The world of libraries has changed for good over the past few years. With the advent of digital technologies, the rise of social media, and the emergence of new media such as eBooks, our image of the library has changed. The scope of its tasks and its role for the future are constantly growing. Gaming and the mobile internet put two more topics on the agenda. Their influence on libraries promises to be even more profound. Social media has long been shorthand for activities that mostly take place staring at a screen, but now a new definition of the library is emerging, one in which the library the digital and the analog are enmeshed. That means it’s time to think about the ways in which the digital and the analog influence each other in the library. In the process, we might discover whole new forms of library science.
Using Actionbound in a modern library.
The use of apps that contain an element of gamification is especially interesting for libraries. Actionbound is an especially exciting example of such an app. A few examples and use cases have already been described, so I’m going to refrain from providing further approaches here. Instead, I’ll focus on the process of creating content. After all, it’s the content that determines whether or not the project is successful. When people hear or read this term, they often think of Game design plays an important role in determining whether or not a project will succeed. When people hear or read this term, they often think of the visual design of a game. But game design doesn’t refer to the graphics. Instead, it mostly concerns the structure of the game. It doesn’t really matter whether you’re talking about a digital game or an analog game. You could even say a good game works without technical aid. So it’s not about the use of an app. Instead, it’s about leveraging technology to design a game that unites content, goals, and location to create added value for the user.
Game design is something of a phenomenon. On the one hand, game design is a very complicated field and it’s not for nothing that long-term work in the field requires a lot of training. On the other hand, it isn’t so hard to get started – after all, we’re surrounded by games. Most people, whether young or old, have played a wide variety of games. It doesn’t matter whether they’re digital games or whether they’re old-school analog board or card games – the best way to get started is to play yourself and observe how the game functions. I can’t illuminate every aspect of the subject in this article, but i’d like to provide a few tips that have always helped me in my own work.
- Games consist of a number of different components, for example storytelling, graphics, mechanics, rules, sound, and technology. You don’t need fireworks, but you should think about what components you want to include, why you’re leaving things out, and how you can compensate for those exclusions.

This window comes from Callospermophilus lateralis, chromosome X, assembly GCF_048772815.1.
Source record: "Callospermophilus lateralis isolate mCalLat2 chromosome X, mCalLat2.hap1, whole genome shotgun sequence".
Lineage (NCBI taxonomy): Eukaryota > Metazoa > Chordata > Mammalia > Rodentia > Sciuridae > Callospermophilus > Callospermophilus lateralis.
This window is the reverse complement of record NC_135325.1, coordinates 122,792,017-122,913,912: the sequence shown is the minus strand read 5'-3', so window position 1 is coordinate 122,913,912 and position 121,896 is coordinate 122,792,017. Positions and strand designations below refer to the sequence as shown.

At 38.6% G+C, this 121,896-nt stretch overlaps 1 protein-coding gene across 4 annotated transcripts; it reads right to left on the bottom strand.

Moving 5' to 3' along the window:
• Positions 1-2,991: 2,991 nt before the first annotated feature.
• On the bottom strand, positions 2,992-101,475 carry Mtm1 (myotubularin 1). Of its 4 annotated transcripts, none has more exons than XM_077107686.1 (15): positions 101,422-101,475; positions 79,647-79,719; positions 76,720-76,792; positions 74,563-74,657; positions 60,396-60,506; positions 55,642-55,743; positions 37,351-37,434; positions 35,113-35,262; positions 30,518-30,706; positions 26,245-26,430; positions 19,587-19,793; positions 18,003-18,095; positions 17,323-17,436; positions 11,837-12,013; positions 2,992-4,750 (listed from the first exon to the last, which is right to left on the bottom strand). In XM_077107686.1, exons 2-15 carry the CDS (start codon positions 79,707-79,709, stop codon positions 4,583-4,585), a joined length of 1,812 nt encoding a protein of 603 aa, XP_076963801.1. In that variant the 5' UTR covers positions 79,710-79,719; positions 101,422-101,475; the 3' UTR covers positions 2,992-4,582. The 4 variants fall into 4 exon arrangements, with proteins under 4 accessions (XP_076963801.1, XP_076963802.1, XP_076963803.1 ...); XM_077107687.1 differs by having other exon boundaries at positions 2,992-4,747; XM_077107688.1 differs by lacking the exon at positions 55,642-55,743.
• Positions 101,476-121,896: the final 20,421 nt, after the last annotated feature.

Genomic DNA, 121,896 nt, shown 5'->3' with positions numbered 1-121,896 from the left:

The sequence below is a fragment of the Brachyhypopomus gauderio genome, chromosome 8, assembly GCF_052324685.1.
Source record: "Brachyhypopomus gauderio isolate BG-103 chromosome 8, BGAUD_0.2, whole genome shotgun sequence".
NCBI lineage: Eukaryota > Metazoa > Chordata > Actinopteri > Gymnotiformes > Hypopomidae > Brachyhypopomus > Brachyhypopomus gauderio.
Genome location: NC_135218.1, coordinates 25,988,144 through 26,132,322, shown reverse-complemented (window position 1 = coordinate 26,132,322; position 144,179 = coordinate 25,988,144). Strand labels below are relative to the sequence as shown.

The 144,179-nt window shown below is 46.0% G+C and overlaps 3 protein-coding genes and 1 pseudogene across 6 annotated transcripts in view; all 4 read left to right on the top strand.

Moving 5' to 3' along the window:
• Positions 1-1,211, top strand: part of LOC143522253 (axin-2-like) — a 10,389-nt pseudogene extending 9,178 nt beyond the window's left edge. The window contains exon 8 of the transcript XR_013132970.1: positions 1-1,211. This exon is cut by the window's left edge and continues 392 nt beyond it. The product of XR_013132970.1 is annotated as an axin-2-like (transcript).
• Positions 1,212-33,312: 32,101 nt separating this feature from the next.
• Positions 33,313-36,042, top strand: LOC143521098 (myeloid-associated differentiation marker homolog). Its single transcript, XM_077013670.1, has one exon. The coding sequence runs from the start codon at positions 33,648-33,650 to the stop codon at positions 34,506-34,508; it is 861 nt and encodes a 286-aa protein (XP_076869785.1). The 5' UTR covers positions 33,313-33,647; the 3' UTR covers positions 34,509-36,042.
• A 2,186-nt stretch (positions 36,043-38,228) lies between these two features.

- Games don’t necessarily need to have complicated graphics, but you should think about their appearance. This includes both the app and the location where the game will be played. If you’re designing a game to be played in a library, then the library should function as a gaming site.
- Before you plan a tour or something similar, consider the entire location. What parts of the library can be part of a story? Are there areas where it can get a little louder? Do you have WiFi that enables thirty devices to establish a connection simultaneously?
- Come up with an exciting story that does more than simply provide a mental framework. Instead, it should create a connection between the different levels or stages of the game, even if the whole thing lasts half an hour or less.
- You should designate clear goals as well as clear feedback. That means the player should know how they are doing, as well as what they have to do.
- Think about whether there should be helpers. For example, a librarian might be designated as a helper, so that they could help the players keep going if they were to get stuck.
- Think about whether resources should be limited. Patrons might only be able to ask a librarian for help twice, for example.
- Think about forming teams to play the game together. Collective experiences are always more fun than playing by yourself. You can also create intergenerational teams, so that teachers or parents help students.
- You might also consider staging the whole thing as a competition. Competitions are always a good motivation.
- Allow for a variety of possible solutions and means of progressing. There’s nothing more boring than following a path that has been laid out exactly.
- Be careful not to make the game too hard or too easy. Tasks that are too simple or too difficult lead to frustration.
- Think about whether you want an employee of the library to be involved in the game. If a library worker will be involved, think about their role, including their role in the story.
These are just a few tips, which naturally can’t answer every question that might arise. As was said above, the technology is pretty much irrelevant, but with the right content you can create something special. Take plenty of time when developing the content and try different things out. It can also be helpful to include players in the design process. You could even take it so far that you simply provide the goals and content of a library tour and then develop the game with the players. Let the games begin!
This article is part of the publication „Die Bibliothek spielerisch entdecken mit der Lern-App Actionbound (German) “. You can find the contents here.
„Die Bibliothek spielerisch entdecken mit der Lern-App Actionbound“ by Simon Zwick, Cynthia Lengler, Ilka Hamer, Annette Güzelmeriç, Eugenie Schatz, Dörthe Wiethoff, Florian Küpper, Christoph Deeg is licnesed under einer Creative Commons BY-SA 4.0 International license.